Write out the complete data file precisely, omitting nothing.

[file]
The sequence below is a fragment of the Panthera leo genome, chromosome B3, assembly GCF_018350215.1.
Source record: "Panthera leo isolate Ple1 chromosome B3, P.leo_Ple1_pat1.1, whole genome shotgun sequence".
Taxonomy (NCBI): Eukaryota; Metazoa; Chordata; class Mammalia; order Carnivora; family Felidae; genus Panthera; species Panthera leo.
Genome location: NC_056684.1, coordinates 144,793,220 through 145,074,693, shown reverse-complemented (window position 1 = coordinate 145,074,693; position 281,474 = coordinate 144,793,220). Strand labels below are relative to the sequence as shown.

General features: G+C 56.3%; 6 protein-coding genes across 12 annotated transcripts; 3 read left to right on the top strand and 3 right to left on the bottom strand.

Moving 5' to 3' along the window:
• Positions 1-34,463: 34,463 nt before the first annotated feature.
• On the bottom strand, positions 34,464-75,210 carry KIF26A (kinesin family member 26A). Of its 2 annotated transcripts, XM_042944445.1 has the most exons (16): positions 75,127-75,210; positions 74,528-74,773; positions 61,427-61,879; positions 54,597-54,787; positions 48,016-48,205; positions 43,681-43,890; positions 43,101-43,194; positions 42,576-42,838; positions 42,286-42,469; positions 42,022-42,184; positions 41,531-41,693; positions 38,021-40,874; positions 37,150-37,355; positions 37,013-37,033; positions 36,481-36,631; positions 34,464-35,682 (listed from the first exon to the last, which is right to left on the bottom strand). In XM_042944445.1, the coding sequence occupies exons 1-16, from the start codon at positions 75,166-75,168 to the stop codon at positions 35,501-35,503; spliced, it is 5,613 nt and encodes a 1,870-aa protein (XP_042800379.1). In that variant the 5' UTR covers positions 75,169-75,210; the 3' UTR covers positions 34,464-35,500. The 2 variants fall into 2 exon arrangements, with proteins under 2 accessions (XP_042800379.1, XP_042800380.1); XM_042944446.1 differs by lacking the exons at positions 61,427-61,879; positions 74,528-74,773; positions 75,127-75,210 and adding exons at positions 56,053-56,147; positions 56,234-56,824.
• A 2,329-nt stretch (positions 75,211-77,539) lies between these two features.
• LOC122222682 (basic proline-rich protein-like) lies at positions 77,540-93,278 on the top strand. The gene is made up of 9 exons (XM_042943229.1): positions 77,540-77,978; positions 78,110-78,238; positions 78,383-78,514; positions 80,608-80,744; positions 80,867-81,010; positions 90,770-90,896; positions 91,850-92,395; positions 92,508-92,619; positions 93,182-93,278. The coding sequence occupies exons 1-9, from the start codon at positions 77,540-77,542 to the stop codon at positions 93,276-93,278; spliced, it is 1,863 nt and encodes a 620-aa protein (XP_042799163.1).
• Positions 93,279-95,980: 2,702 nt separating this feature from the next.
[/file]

The sequence below is a fragment of the Panthera leo genome, chromosome B3, assembly GCF_018350215.1.
Source record: "Panthera leo isolate Ple1 chromosome B3, P.leo_Ple1_pat1.1, whole genome shotgun sequence".
Taxonomy (NCBI): Eukaryota; Metazoa; Chordata; class Mammalia; order Carnivora; family Felidae; genus Panthera; species Panthera leo.
Genome location: NC_056684.1, coordinates 144,793,220 through 145,074,693, shown reverse-complemented (window position 1 = coordinate 145,074,693; position 281,474 = coordinate 144,793,220). Strand labels below are relative to the sequence as shown.

General features: G+C 56.3%; 6 protein-coding genes across 12 annotated transcripts; 3 read left to right on the top strand and 3 right to left on the bottom strand.

Moving 5' to 3' along the window:
• Positions 1-34,463: 34,463 nt before the first annotated feature.
• On the bottom strand, positions 34,464-75,210 carry KIF26A (kinesin family member 26A). Of its 2 annotated transcripts, XM_042944445.1 has the most exons (16): positions 75,127-75,210; positions 74,528-74,773; positions 61,427-61,879; positions 54,597-54,787; positions 48,016-48,205; positions 43,681-43,890; positions 43,101-43,194; positions 42,576-42,838; positions 42,286-42,469; positions 42,022-42,184; positions 41,531-41,693; positions 38,021-40,874; positions 37,150-37,355; positions 37,013-37,033; positions 36,481-36,631; positions 34,464-35,682 (listed from the first exon to the last, which is right to left on the bottom strand). In XM_042944445.1, the coding sequence occupies exons 1-16, from the start codon at positions 75,166-75,168 to the stop codon at positions 35,501-35,503; spliced, it is 5,613 nt and encodes a 1,870-aa protein (XP_042800379.1). In that variant the 5' UTR covers positions 75,169-75,210; the 3' UTR covers positions 34,464-35,500. The 2 variants fall into 2 exon arrangements, with proteins under 2 accessions (XP_042800379.1, XP_042800380.1); XM_042944446.1 differs by lacking the exons at positions 61,427-61,879; positions 74,528-74,773; positions 75,127-75,210 and adding exons at positions 56,053-56,147; positions 56,234-56,824.
• A 2,329-nt stretch (positions 75,211-77,539) lies between these two features.
• LOC122222682 (basic proline-rich protein-like) lies at positions 77,540-93,278 on the top strand. The gene is made up of 9 exons (XM_042943229.1): positions 77,540-77,978; positions 78,110-78,238; positions 78,383-78,514; positions 80,608-80,744; positions 80,867-81,010; positions 90,770-90,896; positions 91,850-92,395; positions 92,508-92,619; positions 93,182-93,278. The coding sequence occupies exons 1-9, from the start codon at positions 77,540-77,542 to the stop codon at positions 93,276-93,278; spliced, it is 1,863 nt and encodes a 620-aa protein (XP_042799163.1).
• Positions 93,279-95,980: 2,702 nt separating this feature from the next.